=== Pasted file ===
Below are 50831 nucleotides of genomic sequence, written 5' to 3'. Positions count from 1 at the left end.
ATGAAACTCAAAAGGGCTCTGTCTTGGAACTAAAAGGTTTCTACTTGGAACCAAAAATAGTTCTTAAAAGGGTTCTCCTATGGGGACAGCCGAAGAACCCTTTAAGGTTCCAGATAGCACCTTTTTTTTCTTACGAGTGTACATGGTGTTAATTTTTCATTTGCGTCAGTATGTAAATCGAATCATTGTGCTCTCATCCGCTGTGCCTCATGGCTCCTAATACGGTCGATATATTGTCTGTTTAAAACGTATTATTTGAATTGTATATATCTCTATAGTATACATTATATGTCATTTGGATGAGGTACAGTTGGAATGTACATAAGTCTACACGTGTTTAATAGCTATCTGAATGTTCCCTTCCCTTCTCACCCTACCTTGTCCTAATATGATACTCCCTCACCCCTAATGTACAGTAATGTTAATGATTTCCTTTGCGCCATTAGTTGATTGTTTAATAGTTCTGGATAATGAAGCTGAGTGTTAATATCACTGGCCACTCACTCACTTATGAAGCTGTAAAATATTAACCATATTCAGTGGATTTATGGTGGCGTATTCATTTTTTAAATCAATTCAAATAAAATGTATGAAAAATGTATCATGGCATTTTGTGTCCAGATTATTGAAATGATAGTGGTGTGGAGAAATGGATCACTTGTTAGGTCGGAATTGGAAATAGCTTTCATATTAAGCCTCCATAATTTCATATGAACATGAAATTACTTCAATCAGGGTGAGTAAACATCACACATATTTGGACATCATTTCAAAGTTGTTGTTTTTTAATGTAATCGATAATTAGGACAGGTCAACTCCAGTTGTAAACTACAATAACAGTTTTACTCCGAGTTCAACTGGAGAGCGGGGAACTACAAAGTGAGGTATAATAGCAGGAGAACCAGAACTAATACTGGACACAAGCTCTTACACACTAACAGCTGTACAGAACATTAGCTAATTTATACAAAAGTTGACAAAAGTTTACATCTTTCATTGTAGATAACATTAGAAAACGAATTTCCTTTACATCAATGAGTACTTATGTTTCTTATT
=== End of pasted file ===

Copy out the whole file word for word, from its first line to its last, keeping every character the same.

Below are 50831 nucleotides of genomic sequence, written 5' to 3'. Positions count from 1 at the left end.
ATGAAACTCAAAAGGGCTCTGTCTTGGAACTAAAAGGTTTCTACTTGGAACCAAAAATAGTTCTTAAAAGGGTTCTCCTATGGGGACAGCCGAAGAACCCTTTAAGGTTCCAGATAGCACCTTTTTTTTCTTACGAGTGTACATGGTGTTAATTTTTCATTTGCGTCAGTATGTAAATCGAATCATTGTGCTCTCATCCGCTGTGCCTCATGGCTCCTAATACGGTCGATATATTGTCTGTTTAAAACGTATTATTTGAATTGTATATATCTCTATAGTATACATTATATGTCATTTGGATGAGGTACAGTTGGAATGTACATAAGTCTACACGTGTTTAATAGCTATCTGAATGTTCCCTTCCCTTCTCACCCTACCTTGTCCTAATATGATACTCCCTCACCCCTAATGTACAGTAATGTTAATGATTTCCTTTGCGCCATTAGTTGATTGTTTAATAGTTCTGGATAATGAAGCTGAGTGTTAATATCACTGGCCACTCACTCACTTATGAAGCTGTAAAATATTAACCATATTCAGTGGATTTATGGTGGCGTATTCATTTTTTAAATCAATTCAAATAAAATGTATGAAAAATGTATCATGGCATTTTGTGTCCAGATTATTGAAATGATAGTGGTGTGGAGAAATGGATCACTTGTTAGGTCGGAATTGGAAATAGCTTTCATATTAAGCCTCCATAATTTCATATGAACATGAAATTACTTCAATCAGGGTGAGTAAACATCACACATATTTGGACATCATTTCAAAGTTGTTGTTTTTTAATGTAATCGATAATTAGGACAGGTCAACTCCAGTTGTAAACTACAATAACAGTTTTACTCCGAGTTCAACTGGAGAGCGGGGAACTACAAAGTGAGGTATAATAGCAGGAGAACCAGAACTAATACTGGACACAAGCTCTTACACACTAACAGCTGTACAGAACATTAGCTAATTTATACAAAAGTTGACAAAAGTTTACATCTTTCATTGTAGATAACATTAGAAAACGAATTTCCTTTACATCAATGAGTACTTATGTTTCTTATT